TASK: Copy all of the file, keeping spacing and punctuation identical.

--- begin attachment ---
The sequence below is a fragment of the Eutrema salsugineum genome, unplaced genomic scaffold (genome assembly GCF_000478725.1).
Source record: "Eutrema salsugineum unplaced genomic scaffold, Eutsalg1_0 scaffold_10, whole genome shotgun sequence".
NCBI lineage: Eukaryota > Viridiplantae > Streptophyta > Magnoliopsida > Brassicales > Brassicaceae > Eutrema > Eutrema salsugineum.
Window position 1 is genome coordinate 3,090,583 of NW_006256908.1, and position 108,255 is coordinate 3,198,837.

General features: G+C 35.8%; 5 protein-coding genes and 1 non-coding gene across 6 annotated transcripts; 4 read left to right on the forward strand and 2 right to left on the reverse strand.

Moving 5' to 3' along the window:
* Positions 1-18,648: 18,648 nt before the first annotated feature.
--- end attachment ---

The sequence below is a fragment of the Eutrema salsugineum genome, unplaced genomic scaffold (genome assembly GCF_000478725.1).
Source record: "Eutrema salsugineum unplaced genomic scaffold, Eutsalg1_0 scaffold_10, whole genome shotgun sequence".
NCBI lineage: Eukaryota > Viridiplantae > Streptophyta > Magnoliopsida > Brassicales > Brassicaceae > Eutrema > Eutrema salsugineum.
Window position 1 is genome coordinate 3,090,583 of NW_006256908.1, and position 108,255 is coordinate 3,198,837.

General features: G+C 35.8%; 5 protein-coding genes and 1 non-coding gene across 6 annotated transcripts; 4 read left to right on the forward strand and 2 right to left on the reverse strand.

Moving 5' to 3' along the window:
* Positions 1-18,648: 18,648 nt before the first annotated feature.